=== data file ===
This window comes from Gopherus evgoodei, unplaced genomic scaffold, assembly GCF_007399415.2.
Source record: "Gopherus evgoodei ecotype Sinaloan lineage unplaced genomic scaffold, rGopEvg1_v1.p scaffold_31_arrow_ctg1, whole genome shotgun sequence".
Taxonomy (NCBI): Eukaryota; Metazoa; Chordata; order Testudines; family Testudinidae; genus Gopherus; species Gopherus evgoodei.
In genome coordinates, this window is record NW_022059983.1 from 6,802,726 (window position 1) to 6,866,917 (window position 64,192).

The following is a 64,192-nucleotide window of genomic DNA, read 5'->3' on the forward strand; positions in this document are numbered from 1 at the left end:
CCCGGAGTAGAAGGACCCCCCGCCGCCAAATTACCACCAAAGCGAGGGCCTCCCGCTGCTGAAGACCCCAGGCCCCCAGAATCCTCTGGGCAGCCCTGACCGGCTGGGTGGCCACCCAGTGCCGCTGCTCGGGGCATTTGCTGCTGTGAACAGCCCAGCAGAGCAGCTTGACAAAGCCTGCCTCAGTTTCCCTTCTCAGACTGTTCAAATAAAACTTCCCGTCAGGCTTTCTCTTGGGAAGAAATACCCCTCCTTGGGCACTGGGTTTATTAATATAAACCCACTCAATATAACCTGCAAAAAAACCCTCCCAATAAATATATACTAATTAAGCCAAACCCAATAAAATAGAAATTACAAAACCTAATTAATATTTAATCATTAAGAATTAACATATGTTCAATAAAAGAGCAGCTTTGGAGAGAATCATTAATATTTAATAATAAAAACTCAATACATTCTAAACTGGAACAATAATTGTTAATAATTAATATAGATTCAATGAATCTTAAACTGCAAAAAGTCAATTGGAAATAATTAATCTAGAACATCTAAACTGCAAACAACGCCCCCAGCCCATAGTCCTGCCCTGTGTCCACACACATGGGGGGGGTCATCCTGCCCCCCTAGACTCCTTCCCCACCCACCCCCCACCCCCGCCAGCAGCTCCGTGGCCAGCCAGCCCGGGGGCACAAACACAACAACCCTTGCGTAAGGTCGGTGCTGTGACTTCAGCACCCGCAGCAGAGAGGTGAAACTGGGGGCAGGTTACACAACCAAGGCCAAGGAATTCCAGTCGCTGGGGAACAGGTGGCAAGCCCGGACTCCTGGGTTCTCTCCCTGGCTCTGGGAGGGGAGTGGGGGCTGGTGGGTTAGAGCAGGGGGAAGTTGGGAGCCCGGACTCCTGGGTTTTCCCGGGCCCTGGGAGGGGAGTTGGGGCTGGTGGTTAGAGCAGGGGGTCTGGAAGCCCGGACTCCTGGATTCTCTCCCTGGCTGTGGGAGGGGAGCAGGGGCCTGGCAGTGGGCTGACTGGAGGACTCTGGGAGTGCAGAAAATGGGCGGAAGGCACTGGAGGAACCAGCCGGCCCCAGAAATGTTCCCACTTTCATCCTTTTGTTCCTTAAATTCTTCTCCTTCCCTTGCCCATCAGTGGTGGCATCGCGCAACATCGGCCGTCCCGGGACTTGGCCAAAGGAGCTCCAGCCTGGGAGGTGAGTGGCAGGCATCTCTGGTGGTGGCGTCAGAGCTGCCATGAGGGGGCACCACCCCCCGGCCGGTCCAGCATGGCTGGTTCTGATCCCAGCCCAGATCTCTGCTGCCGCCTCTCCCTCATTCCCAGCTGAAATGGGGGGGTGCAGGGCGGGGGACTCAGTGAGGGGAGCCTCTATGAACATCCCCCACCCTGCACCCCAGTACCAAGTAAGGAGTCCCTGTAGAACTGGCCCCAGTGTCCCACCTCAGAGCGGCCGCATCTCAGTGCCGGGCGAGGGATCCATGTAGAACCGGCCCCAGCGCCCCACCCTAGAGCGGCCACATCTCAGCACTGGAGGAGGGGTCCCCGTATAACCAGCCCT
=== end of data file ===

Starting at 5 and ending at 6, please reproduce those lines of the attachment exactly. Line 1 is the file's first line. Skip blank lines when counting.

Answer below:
The following is a 64,192-nucleotide window of genomic DNA, read 5'->3' on the forward strand; positions in this document are numbered from 1 at the left end:
CCCGGAGTAGAAGGACCCCCCGCCGCCAAATTACCACCAAAGCGAGGGCCTCCCGCTGCTGAAGACCCCAGGCCCCCAGAATCCTCTGGGCAGCCCTGACCGGCTGGGTGGCCACCCAGTGCCGCTGCTCGGGGCATTTGCTGCTGTGAACAGCCCAGCAGAGCAGCTTGACAAAGCCTGCCTCAGTTTCCCTTCTCAGACTGTTCAAATAAAACTTCCCGTCAGGCTTTCTCTTGGGAAGAAATACCCCTCCTTGGGCACTGGGTTTATTAATATAAACCCACTCAATATAACCTGCAAAAAAACCCTCCCAATAAATATATACTAATTAAGCCAAACCCAATAAAATAGAAATTACAAAACCTAATTAATATTTAATCATTAAGAATTAACATATGTTCAATAAAAGAGCAGCTTTGGAGAGAATCATTAATATTTAATAATAAAAACTCAATACATTCTAAACTGGAACAATAATTGTTAATAATTAATATAGATTCAATGAATCTTAAACTGCAAAAAGTCAATTGGAAATAATTAATCTAGAACATCTAAACTGCAAACAACGCCCCCAGCCCATAGTCCTGCCCTGTGTCCACACACATGGGGGGGGTCATCCTGCCCCCCTAGACTCCTTCCCCACCCACCCCCCACCCCCGCCAGCAGCTCCGTGGCCAGCCAGCCCGGGGGCACAAACACAACAACCCTTGCGTAAGGTCGGTGCTGTGACTTCAGCACCCGCAGCAGAGAGGTGAAACTGGGGGCAGGTTACACAACCAAGGCCAAGGAATTCCAGTCGCTGGGGAACAGGTGGCAAGCCCGGACTCCTGGGTTCTCTCCCTGGCTCTGGGAGGGGAGTGGGGGCTGGTGGGTTAGAGCAGGGGGAAGTTGGGAGCCCGGACTCCTGGGTTTTCCCGGGCCCTGGGAGGGGAGTTGGGGCTGGTGGTTAGAGCAGGGGGTCTGGAAGCCCGGACTCCTGGATTCTCTCCCTGGCTGTGGGAGGGGAGCAGGGGCCTGGCAGTGGGCTGACTGGAGGACTCTGGGAGTGCAGAAAATGGGCGGAAGGCACTGGAGGAACCAGCCGGCCCCAGAAATGTTCCCACTTTCATCCTTTTGTTCCTTAAATTCTTCTCCTTCCCTTGCCCATCAGTGGTGGCATCGCGCAACATCGGCCGTCCCGGGACTTGGCCAAAGGAGCTCCAGCCTGGGAGGTGAGTGGCAGGCATCTCTGGTGGTGGCGTCAGAGCTGCCATGAGGGGGCACCACCCCCCGGCCGGTCCAGCATGGCTGGTTCTGATCCCAGCCCAGATCTCTGCTGCCGCCTCTCCCTCATTCCCAGCTGAAATGGGGGGGTGCAGGGCGGGGGACTCAGTGAGGGGAGCCTCTATGAACATCCCCCACCCTGCACCCCAGTACCAAGTAAGGAGTCCCTGTAGAACTGGCCCCAGTGTCCCACCTCAGAGCGGCCGCATCTCAGTGCCGGGCGAGGGATCCATGTAGAACCGGCCCCAGCGCCCCACCCTAGAGCGGCCACATCTCAGCACTGGAGGAGGGGTCCCCGTATAACCAGCCCT